Pregame thoughts on the Carlos Quentin trade speculation, Alejandro de Aza and John Danks' future lie ahead.
That would be convenient, but launching a multi-step roster shaping program mid-season is risky, and if you believe the rumors that surrounded the Edwin Jackson trade, it's a lesson the White Sox have learned before. Trades falling through is something that happens, and when it does, it'd be preferable for it not to happen when the offense is weakened and you're stuck with 7 starters....or 6 starters and one prohibitively expensive reliever. Or 5 starters. an expensive reliever, and whatever Jake Peavy is. Either way, the Sox wouldn't be in a position of fantastic leverage. -- James @ White Sox Observer
This is exactly why I don't think this Quentin-for-Brandon-Beachy idea has any legs. It's an interesting thought process, though, that James runs down. Quentin could give way to Dayan Viciedo, because the White Sox "view dumping Juan Pierre as one would view killing a unicorn." With Beachy in the fold, the Sox could then look to deal Edwin Jackson before the deadline, perhaps for a competent hitter.
But actually executing all that would be difficult. If the Sox dealt Quentin without a second deal in place, they'd be "stuck" with seven starters, all of whom deserve regular starts. If this trade was to happen, it'd have to be of a three-team variety, with the Sox receiving Beachy, the Braves Quentin and a C+/B- prospect from team three and a third team Edwin Jackson. But that's fairly complicated. Plus, we haven't discussed why the Braves—pitching surplus and all—would trade a 24-year-old rookie who' striking out over 10 batters per nine innings. In the end, this is just speculation—although it made a little more sense than usual given Viciedo's presence.
De Aza an option?
They just need to cut their dead spots in half. That's not a job for human dynamos. In this situation, even slightly below-average players will be difference-makers, and the Sox have have two of those guys waiting in Charlotte: Dayan Viciedo and Alejandro De Aza. -- Jim @ South Side Sox
Did you know Alejandro de Aza is hitting .327/.382/.516 in Triple-A? Well, you do now. Calling up Viciedo and de Aza simultaneously would give the Sox a new left fielder and a new, hopefully more effective backup outfielder as Brent Lillibridge's offensive struggles continue to be more glaring. Since a mid-June stretch where he didn't play for five days, Lillibridge has a .469 OPS with 13 strikeouts and no walks in 35 plate appearances. Maybe that's a small sample size, or maybe it's Lillibridge crashing back to earth. It's probably the latter—in that stretch, Lillibridge actually has a .350 BABIP. That's borderline lucky for a player who has been awful.
This All-In strategy is the perfect cover for an aggressive attitude toward roster construction. It's clear Lillibridge has run out of pixie dust, so DFA him in favor of de Aza. And we don't need to hash out the Juan Pierre argument again, but needless to say, he shouldn't be on the roster.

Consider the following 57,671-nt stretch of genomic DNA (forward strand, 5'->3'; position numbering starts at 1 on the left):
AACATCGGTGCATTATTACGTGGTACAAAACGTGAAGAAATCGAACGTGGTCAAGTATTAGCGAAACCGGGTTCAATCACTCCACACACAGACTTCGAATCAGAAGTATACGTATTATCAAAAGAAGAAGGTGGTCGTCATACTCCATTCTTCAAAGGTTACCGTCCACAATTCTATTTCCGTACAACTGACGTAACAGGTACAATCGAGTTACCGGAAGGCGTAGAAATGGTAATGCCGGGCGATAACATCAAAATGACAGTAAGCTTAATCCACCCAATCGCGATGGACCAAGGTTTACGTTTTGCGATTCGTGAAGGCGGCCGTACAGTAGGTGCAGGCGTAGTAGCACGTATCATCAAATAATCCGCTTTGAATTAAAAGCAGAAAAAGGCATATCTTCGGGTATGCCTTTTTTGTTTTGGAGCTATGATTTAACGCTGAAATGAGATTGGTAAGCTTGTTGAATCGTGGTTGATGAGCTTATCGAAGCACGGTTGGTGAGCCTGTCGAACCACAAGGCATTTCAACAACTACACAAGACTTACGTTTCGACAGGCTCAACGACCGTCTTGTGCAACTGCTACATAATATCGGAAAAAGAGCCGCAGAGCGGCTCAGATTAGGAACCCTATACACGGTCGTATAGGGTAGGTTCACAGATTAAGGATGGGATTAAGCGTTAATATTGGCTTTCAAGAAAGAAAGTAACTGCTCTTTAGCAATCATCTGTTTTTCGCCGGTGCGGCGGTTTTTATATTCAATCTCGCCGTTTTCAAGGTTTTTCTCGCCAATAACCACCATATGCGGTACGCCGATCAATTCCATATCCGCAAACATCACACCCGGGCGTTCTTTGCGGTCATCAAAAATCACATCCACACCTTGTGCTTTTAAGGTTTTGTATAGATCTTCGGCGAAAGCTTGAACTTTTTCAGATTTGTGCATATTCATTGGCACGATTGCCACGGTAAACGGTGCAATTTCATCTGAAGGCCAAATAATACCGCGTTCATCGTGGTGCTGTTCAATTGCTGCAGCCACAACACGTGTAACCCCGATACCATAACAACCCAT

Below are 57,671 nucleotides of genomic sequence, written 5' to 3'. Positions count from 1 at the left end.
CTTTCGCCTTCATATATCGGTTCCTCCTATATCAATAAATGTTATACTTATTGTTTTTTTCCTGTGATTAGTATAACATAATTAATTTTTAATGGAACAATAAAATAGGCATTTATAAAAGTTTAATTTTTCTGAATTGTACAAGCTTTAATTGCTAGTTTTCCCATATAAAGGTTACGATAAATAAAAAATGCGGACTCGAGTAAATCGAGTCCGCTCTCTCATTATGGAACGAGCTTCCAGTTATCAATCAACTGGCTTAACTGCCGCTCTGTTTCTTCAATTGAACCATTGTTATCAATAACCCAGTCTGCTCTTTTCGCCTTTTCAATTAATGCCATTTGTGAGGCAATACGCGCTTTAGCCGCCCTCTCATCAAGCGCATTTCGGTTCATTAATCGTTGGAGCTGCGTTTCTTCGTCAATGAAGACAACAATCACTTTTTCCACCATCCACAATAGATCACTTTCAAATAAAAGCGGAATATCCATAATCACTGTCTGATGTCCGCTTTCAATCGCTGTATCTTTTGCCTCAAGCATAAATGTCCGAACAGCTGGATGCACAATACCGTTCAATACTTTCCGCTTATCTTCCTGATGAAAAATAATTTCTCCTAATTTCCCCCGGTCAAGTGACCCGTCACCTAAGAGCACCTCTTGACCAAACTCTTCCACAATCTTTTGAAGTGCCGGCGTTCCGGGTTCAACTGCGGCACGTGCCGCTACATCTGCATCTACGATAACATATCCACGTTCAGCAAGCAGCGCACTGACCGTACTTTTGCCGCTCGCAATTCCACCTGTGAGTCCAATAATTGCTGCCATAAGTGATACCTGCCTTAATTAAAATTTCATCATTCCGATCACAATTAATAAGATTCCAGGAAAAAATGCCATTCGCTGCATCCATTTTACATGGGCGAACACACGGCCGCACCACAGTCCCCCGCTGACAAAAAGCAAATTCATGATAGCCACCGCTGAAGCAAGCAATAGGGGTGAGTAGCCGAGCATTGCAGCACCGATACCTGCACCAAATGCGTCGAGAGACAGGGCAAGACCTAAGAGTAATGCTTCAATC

We've been pining for Viciedo for a while, but de Aza hasn't been discussed all that much. Kudos to Jim for being one of the first to make the argument.
Quentin to cost the Sox Danks?
Over the weekend, Guillen somewhat flippantly remarked that Quentin’s second All-Star appearance assures his cost for 2012 will go up by seven figures. Barring another strange turn of events where a sentimental re-sign of a player (A.J. Pierzynski) opens the coffers to go All-In, the White Sox will have to make some hard financial choices in 2011. Presuming the team commits to Humber at a reasonable rate and still wishes to retain Quentin (corner OFs of Tank and CQ?…drool), the victim of the stingy abacus could be John Danks, who sets the sky as his limit (not undeservedly) for his first, future long-term contract. -- Brett Ballantini @ CSNChicago
Quentin's cost was already going to go up, but if he and his agent demand a million or two more because of his All-Star bid, perhaps the Sox will shy away from committing more money to Danks. As it stands, the Sox rotation could still be quite crowded next season, even more so if Mark Buehrle returns.
Jake Peavy isn't going anywhere, and barring injury (hardly a guarantee), he'll be in the 2012 rotation. Gavin Floyd should be, along with Phil Humber—assuming he isn't the second coming of Todd Ritchie in the second half. That leaves Danks, who's due for an undetermined pay raise, and potentially Chris Sale to round out the rotation. If Buehrle comes back for a cheap deal, though, the Sox could be spurred to trade Danks to save some cash.
I'd much rather have Danks than Buehrle for 2012 for a number of reasons, starting with the fact that Danks is the better and younger pitcher. But beyond that, Danks is currently close to the border of being a Type A free agent, which means the Sox could net valuable draft picks if (when) he leaves after 2012.
Ballantini isn't saying the decision will come down to Danks vs. Buehrle, though, and it's certainly possible the Sox let Buehrle walk and trade Danks in the same offseason.
At the same time, I'd rather have Danks than Quentin. But given the White Sox's offensive struggles this season, they're not exactly in a position to trade offense in the offseason. Unfortunately, that means if they need to clear salary, it'll probably be Danks.